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Pandemic wage theft

As employment sectors became impacted by COVID-19, many migrant workers were forced to accept poorer terms and conditions of employment, including reduced salaries, or face the termination of their work permit and possible deportation. According to a range of civil society actors, some employers are taking advantage of the COVID-19 crisis to unlawfully dismiss their migrant workforce, and to withhold the wages and benefits that are owed to them. Millions will be repatriated to situations of debt bondage. This is a gross violation of labour rights on a large scale.

The COVID-19 pandemic has had a detrimental impact upon the lives of millions of workers worldwide, with numerous sectors having ground to a halt or having been subject to insufficient safety mechanisms. The hundreds of millions jobs lost are estimated to have caused well over twice the unemployment rate increase suffered during the 2008-09 economic crisis.

The pandemic has taken a bigger toll on migrant workers than what was foreseen. Although hundreds of thousands of migrant workers have already been repatriated, lockdowns and restrictions remain in place; many migrant workers are forced to live without jobs, without their earned wages, and remain stranded in countries of destination, waiting to be repatriated.

The Business and Human Rights Resource Centre (BHRRC), which tracks over 9000 companies in over 180 countries, notes a substantial increase in the number of allegations of labour abuse between April and August 2020 (an increase of 275% on the previous year), with COVID-19 cited as a factor in 95% of all cases. Migrant workers have been terminated from their jobs, stranded in countries of destination or forced to return home without receiving their wages, dues and benefits. Wage theft is the most commonly reported labour abuse. Migrant workers, particularly those on temporary contracts and the undocumented, are thus disproportionately affected by the virus and the ensuing economic fallout, and a key challenge they are facing has been wage theft, due to sudden repatriation as the result of retrenchment.

Furthermore, millions of migrants will return to situations of debt bondage as money-lenders will demand that they repay their recruitment fees and associated travel costs even though many workers will have no money and no means of getting their unpaid wages from their employers.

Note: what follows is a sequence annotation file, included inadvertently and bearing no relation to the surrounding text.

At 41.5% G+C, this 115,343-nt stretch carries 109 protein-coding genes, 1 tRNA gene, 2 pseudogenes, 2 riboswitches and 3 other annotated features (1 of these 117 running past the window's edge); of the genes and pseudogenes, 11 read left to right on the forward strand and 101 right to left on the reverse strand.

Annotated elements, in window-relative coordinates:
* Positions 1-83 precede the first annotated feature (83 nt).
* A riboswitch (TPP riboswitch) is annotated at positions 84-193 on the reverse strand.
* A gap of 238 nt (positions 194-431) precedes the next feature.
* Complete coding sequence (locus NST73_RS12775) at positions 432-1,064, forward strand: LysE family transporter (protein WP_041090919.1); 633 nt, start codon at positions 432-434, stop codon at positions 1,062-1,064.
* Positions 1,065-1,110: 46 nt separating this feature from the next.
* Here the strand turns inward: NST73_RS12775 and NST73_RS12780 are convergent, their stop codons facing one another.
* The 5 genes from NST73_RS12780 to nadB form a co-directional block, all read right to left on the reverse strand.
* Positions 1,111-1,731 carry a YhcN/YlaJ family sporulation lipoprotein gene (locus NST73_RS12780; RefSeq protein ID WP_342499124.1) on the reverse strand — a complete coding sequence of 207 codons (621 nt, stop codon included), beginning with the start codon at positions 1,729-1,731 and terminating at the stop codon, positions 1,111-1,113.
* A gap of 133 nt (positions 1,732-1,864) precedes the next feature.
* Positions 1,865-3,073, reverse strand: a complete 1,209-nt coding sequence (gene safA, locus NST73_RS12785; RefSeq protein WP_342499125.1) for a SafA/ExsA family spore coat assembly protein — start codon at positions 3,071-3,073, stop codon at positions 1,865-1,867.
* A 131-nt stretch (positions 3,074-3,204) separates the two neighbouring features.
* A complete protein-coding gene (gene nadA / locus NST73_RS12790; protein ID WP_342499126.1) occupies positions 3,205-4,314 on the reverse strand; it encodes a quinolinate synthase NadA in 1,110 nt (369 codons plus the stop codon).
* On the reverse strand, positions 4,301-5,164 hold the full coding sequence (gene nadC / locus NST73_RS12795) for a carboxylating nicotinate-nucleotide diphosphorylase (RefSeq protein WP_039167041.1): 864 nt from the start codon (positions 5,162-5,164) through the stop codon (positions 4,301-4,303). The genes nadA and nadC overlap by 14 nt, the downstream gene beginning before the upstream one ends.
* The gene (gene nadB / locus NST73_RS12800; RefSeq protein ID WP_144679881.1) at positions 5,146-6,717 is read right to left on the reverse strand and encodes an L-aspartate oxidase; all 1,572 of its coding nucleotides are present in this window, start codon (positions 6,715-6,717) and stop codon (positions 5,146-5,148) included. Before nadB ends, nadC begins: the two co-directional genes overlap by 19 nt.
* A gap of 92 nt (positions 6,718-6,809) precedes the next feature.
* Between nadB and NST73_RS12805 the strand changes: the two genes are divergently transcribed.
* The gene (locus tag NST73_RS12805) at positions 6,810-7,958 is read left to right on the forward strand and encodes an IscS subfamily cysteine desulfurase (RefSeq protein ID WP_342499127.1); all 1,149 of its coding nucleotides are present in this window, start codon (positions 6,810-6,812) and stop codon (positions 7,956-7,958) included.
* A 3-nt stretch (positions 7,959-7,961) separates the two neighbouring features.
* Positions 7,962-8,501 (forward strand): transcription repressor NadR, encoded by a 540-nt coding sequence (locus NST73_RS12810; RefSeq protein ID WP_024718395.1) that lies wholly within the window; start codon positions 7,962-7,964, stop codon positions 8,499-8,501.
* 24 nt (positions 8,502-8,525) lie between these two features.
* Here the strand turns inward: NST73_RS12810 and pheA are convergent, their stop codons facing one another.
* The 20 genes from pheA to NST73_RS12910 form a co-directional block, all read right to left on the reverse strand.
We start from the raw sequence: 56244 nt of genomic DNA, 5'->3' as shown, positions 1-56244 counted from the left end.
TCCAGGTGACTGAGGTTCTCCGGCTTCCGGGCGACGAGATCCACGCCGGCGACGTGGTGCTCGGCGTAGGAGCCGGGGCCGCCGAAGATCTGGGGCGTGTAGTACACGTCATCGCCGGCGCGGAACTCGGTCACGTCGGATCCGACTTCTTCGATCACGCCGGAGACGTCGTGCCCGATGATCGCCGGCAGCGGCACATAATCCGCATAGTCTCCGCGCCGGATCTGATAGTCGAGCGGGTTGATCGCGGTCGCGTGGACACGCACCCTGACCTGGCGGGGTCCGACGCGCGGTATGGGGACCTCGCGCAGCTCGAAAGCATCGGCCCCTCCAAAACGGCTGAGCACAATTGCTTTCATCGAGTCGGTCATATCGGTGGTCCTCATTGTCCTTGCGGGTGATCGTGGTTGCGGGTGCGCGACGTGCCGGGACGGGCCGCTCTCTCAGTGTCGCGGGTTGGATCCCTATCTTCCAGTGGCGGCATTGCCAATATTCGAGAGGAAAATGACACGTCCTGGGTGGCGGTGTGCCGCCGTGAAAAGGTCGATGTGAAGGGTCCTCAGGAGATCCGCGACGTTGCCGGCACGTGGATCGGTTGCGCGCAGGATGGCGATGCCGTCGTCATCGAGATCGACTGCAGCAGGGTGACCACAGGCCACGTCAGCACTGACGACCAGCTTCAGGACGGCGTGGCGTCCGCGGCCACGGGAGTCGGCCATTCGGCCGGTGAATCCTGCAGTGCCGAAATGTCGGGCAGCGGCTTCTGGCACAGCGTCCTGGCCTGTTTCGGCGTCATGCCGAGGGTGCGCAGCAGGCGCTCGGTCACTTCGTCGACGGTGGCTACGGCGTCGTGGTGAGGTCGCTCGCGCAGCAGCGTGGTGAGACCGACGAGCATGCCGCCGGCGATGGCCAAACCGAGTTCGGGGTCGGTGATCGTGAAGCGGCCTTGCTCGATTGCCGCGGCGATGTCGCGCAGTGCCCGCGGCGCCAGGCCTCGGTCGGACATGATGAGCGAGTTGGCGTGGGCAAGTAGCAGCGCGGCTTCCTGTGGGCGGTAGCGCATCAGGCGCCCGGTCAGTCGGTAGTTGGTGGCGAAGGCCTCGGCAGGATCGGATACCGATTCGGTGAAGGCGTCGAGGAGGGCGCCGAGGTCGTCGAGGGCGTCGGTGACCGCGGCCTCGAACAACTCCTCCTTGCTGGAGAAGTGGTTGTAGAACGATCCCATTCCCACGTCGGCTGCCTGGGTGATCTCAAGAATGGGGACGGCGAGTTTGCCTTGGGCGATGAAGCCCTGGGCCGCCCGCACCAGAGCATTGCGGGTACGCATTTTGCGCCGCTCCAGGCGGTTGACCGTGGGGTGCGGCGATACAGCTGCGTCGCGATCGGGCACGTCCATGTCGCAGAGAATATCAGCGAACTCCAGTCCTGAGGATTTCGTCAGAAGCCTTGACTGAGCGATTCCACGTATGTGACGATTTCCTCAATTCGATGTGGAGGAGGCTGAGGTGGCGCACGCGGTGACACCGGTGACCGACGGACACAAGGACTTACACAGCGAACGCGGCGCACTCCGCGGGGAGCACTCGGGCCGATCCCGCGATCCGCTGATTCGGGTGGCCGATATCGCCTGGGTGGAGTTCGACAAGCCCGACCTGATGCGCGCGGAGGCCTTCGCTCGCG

An effective global regulatory framework and responses by global governing actors is needed

With COVID-19 having rendered the issue of wages a crisis of huge proportion, especially in the context of migrant workers’ sudden retrenchment and repatriation without being given an opportunity to lodge claims for unpaid wages, this begs the question as to the nature of the global regulatory framework and responses by global governing actors. Due to the absence of effective mechanisms to address wage theft even in normal times, during this extraordinary time of crisis more migrant workers have been unable to file complaints and register grievances. By focusing solely on facilitating (or forcing) return and repatriation and failing to address this systematic form of exploitation, countries of destination and origin have become complicit in exacerbating wage theft.

Justice for Wage Theft Campaign

The coinciding issues of the non-payment of wages and the continued lack of global action spurred an international campaign by a coalition of CSOs and trade unions which calls for an Urgent Justice Mechanism for Repatriated Migrant Workers in order to address the wage-related grievances, claims and labour disputes of the many workers who have been retrenched due to COVID-19. This is also referred to as the Justice for Wage Theft campaign and it includes workers who have lost their jobs due to the pandemic and who have been repatriated to their countries of origin without being given an opportunity to lodge a claim for unpaid wages and other benefits, in addition to those who have been sent on forced unpaid leave. Launching its first appeal in June 2020, this fairly quick action was made possible by the existing partnerships and alliances between key CSOs and trade unions at the regional and global level.

The proposal has been made for the ILO to place wage theft on the agenda for its 2021 annual congress which would lead to a tripartite dialogue on this issue, proceeded by extensive data and evidence gathering by the ILO.

The Justice for Wage Theft campaigners propose that governments, private actors, businesses, and philanthropic foundations could contribute to a compensation fund. There may be other solutions, but the most important aspect that is needed to tackle the issue of non-/underpayment of wages for work carried out, is clear political will. And this is still lacking.

Immigrant Workers at the Yian Hai Electric Co. Ltd. site near Sriracha, Thailand. Copyright: baselactionnetwork


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